At p. 437 we read, in Leake's own words, 'A person may promise to a third party to do what he is already bound to do by contract with another; and such promise is a sufficient consideration to support a new contract with the third party; as in the case of a promise by a debtor to pay an assignee of the debt,' who is not entitled to sue in his own name: citing Morton v. Burn (1837) 7 A. & E. 19. In the present writer's opinion this is perfectly correct in principle, though much controverted among learned persons and denied by Sir W. Anson and Prof. Williston. But it may be doubted whether Morton v. Burn completely bears it out; for payment to the assignee of a bond is not, at common law, a discharge of the original obligation, in other words is not the very thing the debtor was bound to do, unless the assignee is empowered to receive payment as the obligee's attorney; and whether this was so or not in Morton v. Burn does not appear from the report. What the Court actually said on this point was: This is not a mere nudum pactum, for the defendants promise to pay the plaintiff, a third person, whom they were not bound to pay by their bond; and they promise in consideration of a detriment sustained by the plaintiff at their request, namely, a forbearance to enforce his right in the name of the obligee' (7 A. & E. at p. 26). It is curious that Leake's opinion and this authority were overlooked throughout a prolonged discussion of the question in the Harvard Law Review and elsewhere; though learned Americans are of course not bound to give any English authority more weight than they think it deserves on its intrinsic merits. F. P.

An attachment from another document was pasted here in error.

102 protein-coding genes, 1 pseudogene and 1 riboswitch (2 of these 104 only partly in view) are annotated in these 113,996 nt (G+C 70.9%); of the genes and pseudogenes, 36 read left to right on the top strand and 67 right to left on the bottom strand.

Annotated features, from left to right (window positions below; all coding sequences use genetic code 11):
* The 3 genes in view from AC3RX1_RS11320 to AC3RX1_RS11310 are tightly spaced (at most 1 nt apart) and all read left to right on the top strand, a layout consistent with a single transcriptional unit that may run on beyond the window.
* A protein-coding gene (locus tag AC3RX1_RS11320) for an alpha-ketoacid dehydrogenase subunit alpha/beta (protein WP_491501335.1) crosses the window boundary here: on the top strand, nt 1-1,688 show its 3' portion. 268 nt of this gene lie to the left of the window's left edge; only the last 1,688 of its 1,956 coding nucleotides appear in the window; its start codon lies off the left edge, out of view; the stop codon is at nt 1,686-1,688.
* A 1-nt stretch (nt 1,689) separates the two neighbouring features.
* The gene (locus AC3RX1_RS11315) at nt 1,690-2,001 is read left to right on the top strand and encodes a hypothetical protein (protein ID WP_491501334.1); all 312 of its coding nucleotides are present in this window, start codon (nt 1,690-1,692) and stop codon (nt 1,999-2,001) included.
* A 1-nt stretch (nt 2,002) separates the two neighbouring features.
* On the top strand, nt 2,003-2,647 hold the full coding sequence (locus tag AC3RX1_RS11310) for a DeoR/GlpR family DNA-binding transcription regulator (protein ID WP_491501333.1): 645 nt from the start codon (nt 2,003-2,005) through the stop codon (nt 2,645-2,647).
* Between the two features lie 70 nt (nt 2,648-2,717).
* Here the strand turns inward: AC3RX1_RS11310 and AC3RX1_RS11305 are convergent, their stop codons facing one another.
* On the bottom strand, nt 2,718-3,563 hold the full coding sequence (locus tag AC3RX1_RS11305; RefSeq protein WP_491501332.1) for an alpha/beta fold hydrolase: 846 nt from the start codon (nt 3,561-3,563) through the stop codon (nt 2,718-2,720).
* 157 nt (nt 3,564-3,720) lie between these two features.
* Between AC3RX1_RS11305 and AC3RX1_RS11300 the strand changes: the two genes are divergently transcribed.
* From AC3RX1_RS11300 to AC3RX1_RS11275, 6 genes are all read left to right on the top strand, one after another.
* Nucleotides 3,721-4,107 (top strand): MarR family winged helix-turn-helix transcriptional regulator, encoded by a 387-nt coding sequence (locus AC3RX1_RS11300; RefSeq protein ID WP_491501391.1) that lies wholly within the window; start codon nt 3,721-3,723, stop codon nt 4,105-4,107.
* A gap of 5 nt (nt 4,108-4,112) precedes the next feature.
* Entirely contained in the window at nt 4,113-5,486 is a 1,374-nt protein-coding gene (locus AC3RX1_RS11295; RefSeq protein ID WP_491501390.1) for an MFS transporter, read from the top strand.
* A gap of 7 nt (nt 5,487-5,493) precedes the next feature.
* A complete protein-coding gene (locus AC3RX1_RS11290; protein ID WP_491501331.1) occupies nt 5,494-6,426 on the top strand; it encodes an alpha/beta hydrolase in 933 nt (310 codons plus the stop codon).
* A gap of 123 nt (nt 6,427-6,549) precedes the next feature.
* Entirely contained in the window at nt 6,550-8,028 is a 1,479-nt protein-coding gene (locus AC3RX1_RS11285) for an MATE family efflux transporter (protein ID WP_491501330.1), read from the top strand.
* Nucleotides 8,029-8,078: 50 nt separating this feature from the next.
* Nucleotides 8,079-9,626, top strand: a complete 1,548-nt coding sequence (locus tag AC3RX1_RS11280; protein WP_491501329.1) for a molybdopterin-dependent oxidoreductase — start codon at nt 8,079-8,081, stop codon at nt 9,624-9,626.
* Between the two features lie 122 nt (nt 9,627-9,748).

The Rule against Perpetuities. By JOHN CHIPMAN GRAY, Royall Professor of Law in Harvard University. Second Edition. Boston (Mass. U.S.A.): Little, Brown & Co. 1906. 8vo. 664 and xlvii pp. (268.)
THE first edition of Mr. Gray's Rule against Perpetuities' appeared in 1866. It very soon attracted the attention of conveyancers in this country, and rapidly won recognition as a textbook of extraordinary excellence. His treatise is distinguished by profound and careful historical research,